Actinic keratosis (AK) is a very common skin lesion. Although AKs are not malignant, about 0.1% to 0.6% will transform to squamous cell carcinomas,1 which are troublesome to treat. What is not known is whether all AKs should be treated and, if so, which of all the available treatments for AKs should be used.
There is ample evidence that AKs are premalignant, and p53 and p16 tumor suppressor mutations are found in both AKs and squamous cell carcinomas.2 In one study, AKs were contiguous to primary lesions in 44% of 22 cases of metastatic squamous cell carcinoma.3 Other studies of the relationship between AK and squamous cell carcinoma found that 82.4% of 165 squamous cell carcinomas occurred with concomitant AKs; 26.7% arose within AKs, and 55.7% arose in close proximity to AKs.4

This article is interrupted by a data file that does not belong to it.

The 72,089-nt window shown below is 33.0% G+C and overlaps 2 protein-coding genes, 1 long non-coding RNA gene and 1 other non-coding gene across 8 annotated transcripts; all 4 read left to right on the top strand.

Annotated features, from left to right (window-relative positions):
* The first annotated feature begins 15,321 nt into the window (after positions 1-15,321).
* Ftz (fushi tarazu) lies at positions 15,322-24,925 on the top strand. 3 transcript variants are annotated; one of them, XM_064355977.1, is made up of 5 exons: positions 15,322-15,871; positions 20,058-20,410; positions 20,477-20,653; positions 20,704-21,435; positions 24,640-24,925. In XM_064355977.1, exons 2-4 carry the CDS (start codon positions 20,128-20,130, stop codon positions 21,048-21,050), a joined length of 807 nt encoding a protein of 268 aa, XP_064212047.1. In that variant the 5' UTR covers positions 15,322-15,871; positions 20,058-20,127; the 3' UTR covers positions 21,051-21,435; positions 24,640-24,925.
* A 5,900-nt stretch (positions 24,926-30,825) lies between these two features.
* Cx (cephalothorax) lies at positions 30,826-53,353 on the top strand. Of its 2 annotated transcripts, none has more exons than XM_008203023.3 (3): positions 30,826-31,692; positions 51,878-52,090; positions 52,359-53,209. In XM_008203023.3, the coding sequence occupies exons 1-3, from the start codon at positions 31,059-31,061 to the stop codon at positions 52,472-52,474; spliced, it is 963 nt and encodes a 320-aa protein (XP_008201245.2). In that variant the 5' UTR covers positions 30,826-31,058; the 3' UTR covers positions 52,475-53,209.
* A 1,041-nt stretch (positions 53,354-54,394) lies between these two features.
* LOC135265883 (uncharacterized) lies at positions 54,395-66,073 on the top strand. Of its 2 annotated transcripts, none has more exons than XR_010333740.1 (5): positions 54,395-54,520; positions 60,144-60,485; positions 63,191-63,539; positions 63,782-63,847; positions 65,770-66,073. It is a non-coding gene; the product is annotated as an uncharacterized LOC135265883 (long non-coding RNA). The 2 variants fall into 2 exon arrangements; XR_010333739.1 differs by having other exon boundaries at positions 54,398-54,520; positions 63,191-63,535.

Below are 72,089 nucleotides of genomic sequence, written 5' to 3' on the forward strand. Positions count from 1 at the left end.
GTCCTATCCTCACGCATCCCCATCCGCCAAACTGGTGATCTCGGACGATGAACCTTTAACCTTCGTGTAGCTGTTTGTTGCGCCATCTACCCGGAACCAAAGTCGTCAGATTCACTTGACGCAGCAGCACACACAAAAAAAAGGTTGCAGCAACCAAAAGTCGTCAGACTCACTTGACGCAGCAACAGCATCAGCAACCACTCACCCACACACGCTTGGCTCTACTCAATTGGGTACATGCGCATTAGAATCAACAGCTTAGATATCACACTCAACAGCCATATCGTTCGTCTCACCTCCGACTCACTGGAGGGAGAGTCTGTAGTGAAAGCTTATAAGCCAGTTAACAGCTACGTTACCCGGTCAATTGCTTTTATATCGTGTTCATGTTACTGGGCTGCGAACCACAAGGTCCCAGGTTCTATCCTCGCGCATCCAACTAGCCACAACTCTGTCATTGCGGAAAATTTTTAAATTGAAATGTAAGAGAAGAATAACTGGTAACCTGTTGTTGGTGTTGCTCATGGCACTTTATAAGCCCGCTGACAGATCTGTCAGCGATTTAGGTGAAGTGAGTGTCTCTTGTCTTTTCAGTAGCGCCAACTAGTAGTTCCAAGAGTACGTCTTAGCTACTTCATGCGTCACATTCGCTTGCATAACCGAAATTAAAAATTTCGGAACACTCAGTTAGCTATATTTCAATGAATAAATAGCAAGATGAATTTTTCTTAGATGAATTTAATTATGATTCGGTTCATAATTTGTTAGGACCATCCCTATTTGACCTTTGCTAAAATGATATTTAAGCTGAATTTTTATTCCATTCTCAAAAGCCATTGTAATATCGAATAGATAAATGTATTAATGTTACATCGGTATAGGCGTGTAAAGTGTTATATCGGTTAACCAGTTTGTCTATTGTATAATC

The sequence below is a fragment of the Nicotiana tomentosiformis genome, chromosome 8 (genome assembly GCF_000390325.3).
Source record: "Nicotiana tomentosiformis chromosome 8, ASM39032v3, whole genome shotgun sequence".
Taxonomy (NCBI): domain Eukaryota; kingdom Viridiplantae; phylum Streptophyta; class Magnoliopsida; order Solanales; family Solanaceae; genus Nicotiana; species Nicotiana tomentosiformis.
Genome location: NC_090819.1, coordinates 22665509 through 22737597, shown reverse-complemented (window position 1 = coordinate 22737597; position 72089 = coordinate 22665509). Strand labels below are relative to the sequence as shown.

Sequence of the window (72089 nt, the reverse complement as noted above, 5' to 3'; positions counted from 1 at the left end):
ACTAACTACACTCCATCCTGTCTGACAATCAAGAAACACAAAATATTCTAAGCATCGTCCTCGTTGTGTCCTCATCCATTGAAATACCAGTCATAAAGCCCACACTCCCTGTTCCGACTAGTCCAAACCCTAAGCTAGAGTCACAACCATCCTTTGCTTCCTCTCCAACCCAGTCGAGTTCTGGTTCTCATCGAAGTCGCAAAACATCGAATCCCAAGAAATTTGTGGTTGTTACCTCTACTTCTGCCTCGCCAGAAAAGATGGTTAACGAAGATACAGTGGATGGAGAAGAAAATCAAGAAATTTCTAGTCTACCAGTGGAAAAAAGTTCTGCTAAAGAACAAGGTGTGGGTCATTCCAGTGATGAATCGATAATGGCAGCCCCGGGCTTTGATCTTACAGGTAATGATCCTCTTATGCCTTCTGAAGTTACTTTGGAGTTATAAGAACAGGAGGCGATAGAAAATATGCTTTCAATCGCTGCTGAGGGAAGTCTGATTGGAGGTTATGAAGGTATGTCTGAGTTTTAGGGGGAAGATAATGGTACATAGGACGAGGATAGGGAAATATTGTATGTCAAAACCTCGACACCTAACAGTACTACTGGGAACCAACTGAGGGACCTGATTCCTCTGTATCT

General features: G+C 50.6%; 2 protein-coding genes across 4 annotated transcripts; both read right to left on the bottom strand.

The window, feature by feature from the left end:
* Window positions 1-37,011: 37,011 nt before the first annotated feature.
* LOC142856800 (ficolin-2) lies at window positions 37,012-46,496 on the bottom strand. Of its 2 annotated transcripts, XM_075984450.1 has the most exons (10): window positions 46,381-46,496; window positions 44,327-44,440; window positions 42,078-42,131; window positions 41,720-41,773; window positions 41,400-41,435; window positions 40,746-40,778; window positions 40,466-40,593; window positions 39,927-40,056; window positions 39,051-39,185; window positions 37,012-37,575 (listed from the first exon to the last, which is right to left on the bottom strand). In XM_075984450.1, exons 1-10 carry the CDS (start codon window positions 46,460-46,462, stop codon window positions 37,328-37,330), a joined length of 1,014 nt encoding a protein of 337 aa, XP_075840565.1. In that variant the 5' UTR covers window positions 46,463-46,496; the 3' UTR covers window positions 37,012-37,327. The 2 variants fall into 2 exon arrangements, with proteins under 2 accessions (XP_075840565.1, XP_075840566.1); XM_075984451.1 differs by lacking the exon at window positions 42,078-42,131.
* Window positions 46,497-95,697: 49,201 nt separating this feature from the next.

Lebwohl M. Actinic Keratosis. JAMA. 2016;315(13):1394-1395. doi:10.1001/jama.2016.3065